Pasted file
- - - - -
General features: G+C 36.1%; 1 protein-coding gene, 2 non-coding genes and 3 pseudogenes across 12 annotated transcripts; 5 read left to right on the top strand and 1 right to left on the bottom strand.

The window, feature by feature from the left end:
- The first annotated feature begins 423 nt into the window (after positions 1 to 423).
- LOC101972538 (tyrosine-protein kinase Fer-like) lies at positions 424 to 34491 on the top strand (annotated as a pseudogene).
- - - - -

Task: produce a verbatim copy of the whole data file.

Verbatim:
General features: G+C 36.1%; 1 protein-coding gene, 2 non-coding genes and 3 pseudogenes across 12 annotated transcripts; 5 read left to right on the top strand and 1 right to left on the bottom strand.

The window, feature by feature from the left end:
- The first annotated feature begins 423 nt into the window (after positions 1 to 423).
- LOC101972538 (tyrosine-protein kinase Fer-like) lies at positions 424 to 34491 on the top strand (annotated as a pseudogene).